How to Find a Professional Mentor
The trajectory for career growth often comes without a roadmap, which makes a professional mentor invaluable. The opportunity to learn from someone who’s been there, done that can be the leg-up you need to take the next step in your career. In fact, 93 percent of self-made millionaires can attribute their success to mentorship.
The challenge for many is finding a mentor, whether they don’t know how or can’t seem to find the right fit. Use the following tips to seek out the professional mentor you’ve been hoping to find. With specific needs in mind, a targeted strategy and confidence in yourself, you’ll find someone who can help you navigate the unseen path in front of you.
Identify Your Specific Needs
Mentorship requires dedication and a true desire to help from the person who agrees to take on this role. As such, before asking someone to be your mentor, determine what you’re looking to get out of this relationship and whether that person can be of service to your specific needs.
When sorting through your list of criteria, Idealist Careers suggests that you start by answering the following questions:
Would you prefer someone local who can meet in person?
Are you interested in learning about a particular industry or skill set?
How much time are you hoping to invest in this relationship?
Do you respond better to someone who is outgoing and boisterous or calm and soft-spoken?
Are you looking for short-term guidance on a specific project or ongoing support in a career transition?
Once you work through these reflection questions, you’ll be one step closer to approaching a potential mentor with confidence and a better understanding of what the framework of this relationship will look like. This will help them decide if they’re a good fit for you as well.
Meet a Lot of People — Even If They Can’t Mentor You Now
Once you’ve defined the terms of your ideal mentor dynamic, you should be looking for the right match at industry events, networking meetings and even the grocery store. During this time, you’ll likely meet a wide range of people that aren’t exact matches.
Keep in touch with them instead of writing them off as a poor fit; these relationships may be valuable during another point in your career: “Focus on building a diverse group of individuals and surround yourself with the people who can help you reach specific business goals,” advises Ted Rollins, global entrepreneur.
He continues, “Commit to your purpose, and as these relationships grow, consider how they fit into that burgeoning ‘why.’ Someone could be more valuable in expanding your business, while another person might serve you best in a mentor role.”
As your career grows, so will your needs. The goal is to find someone who can meet your current career needs while building a rolodex of great connections who may be valuable later.
Consider the Person, Not Their Position
It might seem practical and even instinctual to gravitate toward someone who is high on the chain-of-command. Instead, focus more on the person’s character than how much influence they have. Regardless of their authority or prestige, if an individual does not exhibit both personal and business integrity, they may not be the best mentor.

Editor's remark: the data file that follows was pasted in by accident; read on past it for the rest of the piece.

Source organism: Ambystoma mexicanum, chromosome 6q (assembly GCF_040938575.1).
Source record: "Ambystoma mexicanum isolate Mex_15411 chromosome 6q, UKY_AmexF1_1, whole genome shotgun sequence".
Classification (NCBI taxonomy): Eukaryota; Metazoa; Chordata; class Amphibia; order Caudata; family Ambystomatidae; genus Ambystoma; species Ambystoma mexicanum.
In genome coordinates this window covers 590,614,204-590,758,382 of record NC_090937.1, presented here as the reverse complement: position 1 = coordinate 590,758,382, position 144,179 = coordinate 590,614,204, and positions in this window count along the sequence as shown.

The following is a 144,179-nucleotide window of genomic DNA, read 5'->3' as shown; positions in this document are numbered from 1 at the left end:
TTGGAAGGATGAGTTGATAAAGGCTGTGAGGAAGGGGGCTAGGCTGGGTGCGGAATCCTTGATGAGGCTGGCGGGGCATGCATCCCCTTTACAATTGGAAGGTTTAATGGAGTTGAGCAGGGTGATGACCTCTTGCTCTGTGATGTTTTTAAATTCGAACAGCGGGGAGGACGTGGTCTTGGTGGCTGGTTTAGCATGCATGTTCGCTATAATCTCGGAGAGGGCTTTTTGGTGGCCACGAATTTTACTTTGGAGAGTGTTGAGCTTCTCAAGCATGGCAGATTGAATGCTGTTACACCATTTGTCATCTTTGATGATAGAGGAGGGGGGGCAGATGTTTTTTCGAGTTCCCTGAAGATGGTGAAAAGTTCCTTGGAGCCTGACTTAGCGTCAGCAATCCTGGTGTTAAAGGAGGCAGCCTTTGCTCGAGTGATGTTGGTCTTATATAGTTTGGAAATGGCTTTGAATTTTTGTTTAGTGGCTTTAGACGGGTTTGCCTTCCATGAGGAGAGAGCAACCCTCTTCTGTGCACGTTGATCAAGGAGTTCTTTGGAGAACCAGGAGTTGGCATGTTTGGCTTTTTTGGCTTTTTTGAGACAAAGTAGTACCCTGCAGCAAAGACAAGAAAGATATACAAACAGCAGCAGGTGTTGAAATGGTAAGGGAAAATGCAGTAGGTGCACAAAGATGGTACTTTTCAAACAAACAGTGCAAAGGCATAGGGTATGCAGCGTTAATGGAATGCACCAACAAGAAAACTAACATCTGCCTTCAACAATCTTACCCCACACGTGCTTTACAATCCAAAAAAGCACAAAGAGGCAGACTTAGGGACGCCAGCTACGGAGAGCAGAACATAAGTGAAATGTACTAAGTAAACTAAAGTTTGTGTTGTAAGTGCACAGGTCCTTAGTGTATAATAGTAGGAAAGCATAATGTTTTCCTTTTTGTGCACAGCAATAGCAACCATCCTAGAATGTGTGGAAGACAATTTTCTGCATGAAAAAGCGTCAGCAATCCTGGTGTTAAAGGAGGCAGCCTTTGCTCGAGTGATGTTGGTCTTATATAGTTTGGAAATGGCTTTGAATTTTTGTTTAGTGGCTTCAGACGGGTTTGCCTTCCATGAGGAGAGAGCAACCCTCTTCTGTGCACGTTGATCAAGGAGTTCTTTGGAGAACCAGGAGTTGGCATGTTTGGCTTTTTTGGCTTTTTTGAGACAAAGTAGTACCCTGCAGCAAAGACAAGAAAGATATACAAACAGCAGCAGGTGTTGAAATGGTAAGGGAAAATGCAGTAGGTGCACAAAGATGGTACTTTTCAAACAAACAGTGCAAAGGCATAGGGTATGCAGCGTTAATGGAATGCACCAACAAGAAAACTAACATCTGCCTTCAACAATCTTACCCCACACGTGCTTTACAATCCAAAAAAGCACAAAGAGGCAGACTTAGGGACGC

Alexa von Tobel, founder of LearnVest and financial planning strategist, advises, “The quality of your mentors is important as a young individual in the workplace because it shapes your perspective on how work should be done… I’ve been blessed to have mentors who are incredibly honest, transparent and quality leaders.”
Look for Someone to Address Your Fears
Aversion to failure can keep you from stepping outside of your comfort zone and taking risks to advance your career. Yet the most pervasive fear among 1,000 people polled is failure, with 31 percent of respondents confessing to this fear. Luckily, the right professional mentor can help you move past the roadblock this presents and help you take steps in the right direction.
If fear is something you want to work on, look for someone who’s overcome great challenges to reach their current position. They know what it’s like to be afraid and challenged, which can be an asset in helping you push past your doubts and discomforts as well. The right mentor won’t allow you to remain immobilized and stagnant. Instead, they’ll motivate you toward boldness in spite of those fears.
Build a Reciprocal Dynamic
The most sustainable relationships offer mutual benefits to each person involved. Re-evaluate your motives for finding a mentor if they come across as too one-sided. Rather than placing the emphasis solely on what you can gain from a successful and experienced individual, think about how you might reciprocate the kindness.
Rajesh Setty, president of WittyParrot, explains: “In a good mentoring relationship, a mentor and mentee celebrate… the micro and macro victories they co-create together.”
A mentor will pour their time, effort and counsel into helping you succeed. If the relationship starts to become self-serving, your mentor may feel taken for granted.
Find Your Professional Mentor
Use these tips to guide yourself through the process of finding the best mentor for you. When you know what you need help with and remember that every person you meet may be helpful down the road, you’ll find a mentor while building a valuable network of successful individuals.